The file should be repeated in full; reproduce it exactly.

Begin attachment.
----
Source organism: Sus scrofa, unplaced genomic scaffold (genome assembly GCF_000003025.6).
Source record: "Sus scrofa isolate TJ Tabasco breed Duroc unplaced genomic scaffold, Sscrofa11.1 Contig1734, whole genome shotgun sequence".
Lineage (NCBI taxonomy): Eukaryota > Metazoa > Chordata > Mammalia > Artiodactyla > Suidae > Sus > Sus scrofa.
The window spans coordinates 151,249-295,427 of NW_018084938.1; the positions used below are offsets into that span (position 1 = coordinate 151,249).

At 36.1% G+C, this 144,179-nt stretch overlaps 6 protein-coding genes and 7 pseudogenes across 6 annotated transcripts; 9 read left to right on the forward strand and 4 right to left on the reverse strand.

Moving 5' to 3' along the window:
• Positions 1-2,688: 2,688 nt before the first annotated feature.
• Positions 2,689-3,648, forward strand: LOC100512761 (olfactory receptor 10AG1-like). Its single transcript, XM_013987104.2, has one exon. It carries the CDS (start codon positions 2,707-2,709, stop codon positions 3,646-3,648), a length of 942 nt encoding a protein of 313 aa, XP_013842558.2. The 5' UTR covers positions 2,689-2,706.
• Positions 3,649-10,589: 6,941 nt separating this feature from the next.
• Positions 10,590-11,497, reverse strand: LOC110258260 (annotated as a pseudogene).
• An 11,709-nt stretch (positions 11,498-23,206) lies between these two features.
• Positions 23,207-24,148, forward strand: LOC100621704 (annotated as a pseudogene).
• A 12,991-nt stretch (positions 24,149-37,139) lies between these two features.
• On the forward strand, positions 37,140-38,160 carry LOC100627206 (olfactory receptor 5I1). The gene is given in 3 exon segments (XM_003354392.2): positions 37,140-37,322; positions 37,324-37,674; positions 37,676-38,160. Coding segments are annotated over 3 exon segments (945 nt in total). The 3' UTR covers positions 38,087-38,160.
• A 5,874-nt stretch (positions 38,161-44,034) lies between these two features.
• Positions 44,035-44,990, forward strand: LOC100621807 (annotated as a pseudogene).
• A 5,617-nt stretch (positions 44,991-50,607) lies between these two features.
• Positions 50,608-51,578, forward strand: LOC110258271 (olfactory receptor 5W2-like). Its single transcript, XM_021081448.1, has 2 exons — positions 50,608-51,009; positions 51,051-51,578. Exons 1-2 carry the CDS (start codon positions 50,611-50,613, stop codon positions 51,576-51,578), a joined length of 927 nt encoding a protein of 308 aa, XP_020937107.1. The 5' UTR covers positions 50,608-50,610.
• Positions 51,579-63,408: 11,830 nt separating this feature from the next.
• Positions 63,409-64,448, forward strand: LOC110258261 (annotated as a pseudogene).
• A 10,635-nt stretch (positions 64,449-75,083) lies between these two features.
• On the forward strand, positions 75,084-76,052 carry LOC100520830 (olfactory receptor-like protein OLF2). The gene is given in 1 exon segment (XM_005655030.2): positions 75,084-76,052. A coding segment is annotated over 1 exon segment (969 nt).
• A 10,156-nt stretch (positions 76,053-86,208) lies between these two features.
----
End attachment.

Source organism: Sus scrofa, unplaced genomic scaffold (genome assembly GCF_000003025.6).
Source record: "Sus scrofa isolate TJ Tabasco breed Duroc unplaced genomic scaffold, Sscrofa11.1 Contig1734, whole genome shotgun sequence".
Lineage (NCBI taxonomy): Eukaryota > Metazoa > Chordata > Mammalia > Artiodactyla > Suidae > Sus > Sus scrofa.
The window spans coordinates 151,249-295,427 of NW_018084938.1; the positions used below are offsets into that span (position 1 = coordinate 151,249).

At 36.1% G+C, this 144,179-nt stretch overlaps 6 protein-coding genes and 7 pseudogenes across 6 annotated transcripts; 9 read left to right on the forward strand and 4 right to left on the reverse strand.

Moving 5' to 3' along the window:
• Positions 1-2,688: 2,688 nt before the first annotated feature.
• Positions 2,689-3,648, forward strand: LOC100512761 (olfactory receptor 10AG1-like). Its single transcript, XM_013987104.2, has one exon. It carries the CDS (start codon positions 2,707-2,709, stop codon positions 3,646-3,648), a length of 942 nt encoding a protein of 313 aa, XP_013842558.2. The 5' UTR covers positions 2,689-2,706.
• Positions 3,649-10,589: 6,941 nt separating this feature from the next.
• Positions 10,590-11,497, reverse strand: LOC110258260 (annotated as a pseudogene).
• An 11,709-nt stretch (positions 11,498-23,206) lies between these two features.
• Positions 23,207-24,148, forward strand: LOC100621704 (annotated as a pseudogene).
• A 12,991-nt stretch (positions 24,149-37,139) lies between these two features.
• On the forward strand, positions 37,140-38,160 carry LOC100627206 (olfactory receptor 5I1). The gene is given in 3 exon segments (XM_003354392.2): positions 37,140-37,322; positions 37,324-37,674; positions 37,676-38,160. Coding segments are annotated over 3 exon segments (945 nt in total). The 3' UTR covers positions 38,087-38,160.
• A 5,874-nt stretch (positions 38,161-44,034) lies between these two features.
• Positions 44,035-44,990, forward strand: LOC100621807 (annotated as a pseudogene).
• A 5,617-nt stretch (positions 44,991-50,607) lies between these two features.
• Positions 50,608-51,578, forward strand: LOC110258271 (olfactory receptor 5W2-like). Its single transcript, XM_021081448.1, has 2 exons — positions 50,608-51,009; positions 51,051-51,578. Exons 1-2 carry the CDS (start codon positions 50,611-50,613, stop codon positions 51,576-51,578), a joined length of 927 nt encoding a protein of 308 aa, XP_020937107.1. The 5' UTR covers positions 50,608-50,610.
• Positions 51,579-63,408: 11,830 nt separating this feature from the next.
• Positions 63,409-64,448, forward strand: LOC110258261 (annotated as a pseudogene).
• A 10,635-nt stretch (positions 64,449-75,083) lies between these two features.
• On the forward strand, positions 75,084-76,052 carry LOC100520830 (olfactory receptor-like protein OLF2). The gene is given in 1 exon segment (XM_005655030.2): positions 75,084-76,052. A coding segment is annotated over 1 exon segment (969 nt).
• A 10,156-nt stretch (positions 76,053-86,208) lies between these two features.